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'In & Of Itself' Is A Study Of Identity And Magic

Derek DelGaudio uses a little magic and a lot of storytelling to talk about identity in <em>In & Of Itself</em>.
Matthew Murphy
Derek DelGaudio uses a little magic and a lot of storytelling to talk about identity in In & Of Itself.

Who are you?

If you saw Derek DelGaudio's In & Of Itself in its original incarnation as live theater, the first thing that happened was that as you went into the Daryl Roth Theatre, you passed a wall with little cards hanging on it, and you were meant to choose one. They said "I AM" on the top half, and then there was a word or a phrase on the bottom half. So you could choose "I AM the life of the party," or "I AM a father," or "I AM an accountant." The first time I went to see it in October 2017, I had sold my book only a couple of months earlier, and it was a year and a half away from publication. I chose "I AM a novelist." They collected the cards and tore them — you kept your I AM half, they kept the other half. The cards they kept were placed in a little stack. That's how it started.

I ultimately saw the show one more time with a friend in January 2018 (that time, I believe I chose "I AM a gamechanger" or something), because I couldn't bear that no one I was close to had seen it and could talk about it with me. Now, a filmed adaptation is available on Hulu. And they've managed to do something that's always hard with filmed theater and seemed like it was going to be almost impossible here: They've made this version feel very, very much the way one of the most powerful theatrical experiences I've ever had felt when I was in the room.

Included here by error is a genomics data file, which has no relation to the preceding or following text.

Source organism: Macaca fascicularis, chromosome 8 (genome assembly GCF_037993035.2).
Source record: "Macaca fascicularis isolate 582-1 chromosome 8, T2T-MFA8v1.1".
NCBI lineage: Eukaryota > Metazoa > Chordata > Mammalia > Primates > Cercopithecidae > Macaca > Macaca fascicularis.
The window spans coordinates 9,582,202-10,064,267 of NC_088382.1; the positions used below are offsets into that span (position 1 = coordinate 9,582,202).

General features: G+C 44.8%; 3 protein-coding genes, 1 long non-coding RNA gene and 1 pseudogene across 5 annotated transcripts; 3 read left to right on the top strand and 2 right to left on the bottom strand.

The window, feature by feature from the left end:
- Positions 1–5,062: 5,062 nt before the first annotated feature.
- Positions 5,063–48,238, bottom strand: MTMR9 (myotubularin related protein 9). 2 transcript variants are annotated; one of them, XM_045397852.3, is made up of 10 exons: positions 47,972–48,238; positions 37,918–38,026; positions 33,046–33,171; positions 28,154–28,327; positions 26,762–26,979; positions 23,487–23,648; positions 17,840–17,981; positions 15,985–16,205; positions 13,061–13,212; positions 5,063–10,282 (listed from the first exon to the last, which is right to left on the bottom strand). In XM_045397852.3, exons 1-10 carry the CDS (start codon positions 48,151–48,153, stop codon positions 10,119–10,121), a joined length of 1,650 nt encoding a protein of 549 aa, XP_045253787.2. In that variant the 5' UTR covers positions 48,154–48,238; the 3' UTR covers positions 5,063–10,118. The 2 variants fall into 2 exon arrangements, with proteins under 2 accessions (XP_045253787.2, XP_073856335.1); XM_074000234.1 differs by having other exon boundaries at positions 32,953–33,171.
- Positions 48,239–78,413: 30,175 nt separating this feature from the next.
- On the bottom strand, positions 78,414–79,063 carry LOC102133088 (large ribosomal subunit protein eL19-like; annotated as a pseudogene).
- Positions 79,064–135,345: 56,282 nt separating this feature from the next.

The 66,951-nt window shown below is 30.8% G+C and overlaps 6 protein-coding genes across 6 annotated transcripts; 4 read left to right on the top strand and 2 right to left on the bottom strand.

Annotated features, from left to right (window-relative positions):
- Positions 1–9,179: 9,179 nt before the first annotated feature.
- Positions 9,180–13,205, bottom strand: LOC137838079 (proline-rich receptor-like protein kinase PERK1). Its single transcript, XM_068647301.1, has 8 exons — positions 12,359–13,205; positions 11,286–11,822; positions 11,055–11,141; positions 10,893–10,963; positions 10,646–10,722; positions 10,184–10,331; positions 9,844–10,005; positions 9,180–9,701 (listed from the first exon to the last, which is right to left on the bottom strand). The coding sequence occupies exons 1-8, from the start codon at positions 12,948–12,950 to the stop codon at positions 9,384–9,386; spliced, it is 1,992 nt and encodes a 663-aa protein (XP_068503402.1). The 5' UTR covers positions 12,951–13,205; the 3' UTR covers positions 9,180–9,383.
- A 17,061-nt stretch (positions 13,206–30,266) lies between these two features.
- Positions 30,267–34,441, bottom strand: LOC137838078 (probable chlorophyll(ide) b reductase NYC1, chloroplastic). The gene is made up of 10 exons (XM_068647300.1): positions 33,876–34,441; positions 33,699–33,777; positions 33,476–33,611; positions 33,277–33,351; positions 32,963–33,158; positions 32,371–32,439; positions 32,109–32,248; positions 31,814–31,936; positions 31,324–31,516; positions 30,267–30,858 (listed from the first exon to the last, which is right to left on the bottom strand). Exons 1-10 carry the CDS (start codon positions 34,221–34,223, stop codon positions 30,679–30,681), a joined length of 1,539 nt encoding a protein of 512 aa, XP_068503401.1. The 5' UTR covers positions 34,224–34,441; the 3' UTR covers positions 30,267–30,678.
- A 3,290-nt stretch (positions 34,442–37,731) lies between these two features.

DelGaudio is ... well, he's a storyteller, and he's a performer, and he's a magician. You'll hear In & Of Itself referred to as conceptual magic or interactive theater or a one-man show. Those things are all technically true, but they're desperately incomplete. I might describe it as a series of vignettes, punctuated by some basic sleight-of-hand, some card tricks, and two of the most extraordinary audience-involved sequences I ever expect to see. I don't understand — at all — how either was done. I have tried not to make too many guesses. I don't want people to tell me their guesses. I know both sequences have earthly explanations, but I don't need them. I don't want them.

I don't mean to stall with the basics; I want to describe the show to you, because of how badly I want to persuade you to watch the film. But I knew essentially nothing when I first saw it except that it was kind of magic-adjacent and several people I trusted had recommended it. I want that for you. So I don't want to tell you too much about the elephant, or the brick, or the boat, or the moment in the film when you can see a familiar audience member's hand shaking with emotion. (The film is assembled from several live performances, so you'll glimpse a handful of the many famous people who made their way into the theater at some point or another, but no attention is drawn to them unless you're looking for it.)